War Hero In My Family

James Gray, Director

James Gray, who directed the second episode of War Hero In My Family, discusses the show's appeal - and tells us about some unexpected findings along the way.

James Gray, Director

As an introduction, what can you tell us about your background and how you came to be involved with War Hero In My Family?

I’ve worked in production for seven years and came up through the production ranks at the BBC. I have directed a number of films for broadcast television, amongst those, several history films.

What can you tell us about the show and what makes it unique?

I think it’s an interesting way of telling stories that wouldn’t normally be told in a history programme; in my film we explored the story of a chaplain, which is something I’d never seen before.

What appeals to you about this particular concept and the focus on World War II?

I think it’s the fact that every family has a story, including our celebs, and so this has broad appeal and is accessible for everyone, whether their grandfather was a general or a private.

Where does the series take us, in terms of both story and geography?

For my film we travelled to Egypt and one of the other films went to the Far East; but Europe was main focus as the majority of British forces saw action there. But for our notable personalities it was a journey into their past, which in my experience has made them reassess their relationship with their relative.

How much of the team’s initial research is shared with the celebrities before filming begins?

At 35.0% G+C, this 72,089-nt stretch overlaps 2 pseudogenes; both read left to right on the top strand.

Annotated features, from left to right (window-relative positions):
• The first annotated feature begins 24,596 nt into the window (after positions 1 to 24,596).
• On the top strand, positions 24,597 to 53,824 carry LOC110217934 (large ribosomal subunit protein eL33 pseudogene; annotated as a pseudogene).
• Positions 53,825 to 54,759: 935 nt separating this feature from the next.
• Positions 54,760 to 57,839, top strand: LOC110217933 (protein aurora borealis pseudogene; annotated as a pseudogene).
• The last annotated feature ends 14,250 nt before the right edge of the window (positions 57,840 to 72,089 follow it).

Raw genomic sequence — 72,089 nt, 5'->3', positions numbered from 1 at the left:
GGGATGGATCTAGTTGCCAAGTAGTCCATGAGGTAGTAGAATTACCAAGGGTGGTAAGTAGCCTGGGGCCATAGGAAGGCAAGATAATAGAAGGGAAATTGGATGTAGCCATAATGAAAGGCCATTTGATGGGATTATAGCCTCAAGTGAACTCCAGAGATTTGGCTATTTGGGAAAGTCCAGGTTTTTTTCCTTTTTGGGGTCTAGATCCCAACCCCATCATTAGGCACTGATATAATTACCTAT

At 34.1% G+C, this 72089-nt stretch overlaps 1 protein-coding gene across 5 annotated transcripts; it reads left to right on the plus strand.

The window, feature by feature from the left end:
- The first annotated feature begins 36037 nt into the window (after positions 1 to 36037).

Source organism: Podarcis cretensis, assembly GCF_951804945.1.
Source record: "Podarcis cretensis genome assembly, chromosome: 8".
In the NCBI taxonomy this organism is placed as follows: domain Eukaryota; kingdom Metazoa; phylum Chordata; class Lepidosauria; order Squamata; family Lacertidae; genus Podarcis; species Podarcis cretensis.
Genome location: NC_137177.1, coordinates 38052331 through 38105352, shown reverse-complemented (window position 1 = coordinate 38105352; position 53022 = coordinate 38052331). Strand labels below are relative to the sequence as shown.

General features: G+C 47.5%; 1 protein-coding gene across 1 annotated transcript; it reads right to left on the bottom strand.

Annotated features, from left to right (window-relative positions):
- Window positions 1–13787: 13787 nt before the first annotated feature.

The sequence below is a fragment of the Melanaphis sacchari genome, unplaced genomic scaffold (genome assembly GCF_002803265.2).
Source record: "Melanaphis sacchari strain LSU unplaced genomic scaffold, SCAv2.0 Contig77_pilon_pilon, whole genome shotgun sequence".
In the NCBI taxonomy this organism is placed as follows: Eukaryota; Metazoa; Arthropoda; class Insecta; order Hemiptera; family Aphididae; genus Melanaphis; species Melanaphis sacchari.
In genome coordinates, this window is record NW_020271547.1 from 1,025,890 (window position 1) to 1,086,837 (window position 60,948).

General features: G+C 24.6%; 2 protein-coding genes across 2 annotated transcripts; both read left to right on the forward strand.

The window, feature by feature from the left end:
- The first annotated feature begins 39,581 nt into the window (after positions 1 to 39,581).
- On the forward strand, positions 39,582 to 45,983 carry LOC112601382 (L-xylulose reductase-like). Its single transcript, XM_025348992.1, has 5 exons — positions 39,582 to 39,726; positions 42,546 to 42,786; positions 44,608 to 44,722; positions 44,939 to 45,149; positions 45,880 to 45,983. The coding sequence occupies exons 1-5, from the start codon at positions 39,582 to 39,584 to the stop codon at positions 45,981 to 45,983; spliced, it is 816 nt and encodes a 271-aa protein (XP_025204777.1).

We try to give away as little as possible so the story unfolds in front of their eyes. Obviously it depends on how much they know already; some know more than others, but I found it’s better to try and keep them guessing.

What were the biggest challenges you faced during the production process?

Juggling the two stories, and finding a balance between them and trying to think how they’d work together. Also when you come to each story, as a Director, you don’t know what you’re going to find, so there’s a pressure if things don’t turn out as you expected or there are simply gaps in the story.

Were there any findings that you were worried about presenting, either with the personalities or the audience?

Yeah, in the Quentin Willson story, we discovered that Bletchley Park had recorded him as marrying a woman whom he was in a relationship with at Bletchley. Our research showed, however, they in fact never married, and so there was a worry that we might uncover some skeletons in the family. In the end it turned out to be innocent, and it seems likely that they split up after Bletchley and then Quentin’s father married soon after. I broached this with Quentin off camera and told him what we’d discovered and that it didn’t fit with our narrative so I wasn’t going to cover it, and he seemed to take it in his stride.

What for you have been the most memorable moments or stories from the series, and why?

My experience is really limited to my episode, and the most memorable thing was visiting the Western Desert with Ann Widdecombe and making her experience an Eighth Army style meal; which she took with good humour.

What do you hope viewers will take away from War Hero In My Family?

I’d hope it would inspire them to look into their own family stories and also understand more about the role of unsung heroes, like chaplains and code-breakers, who are often missing from the historical record.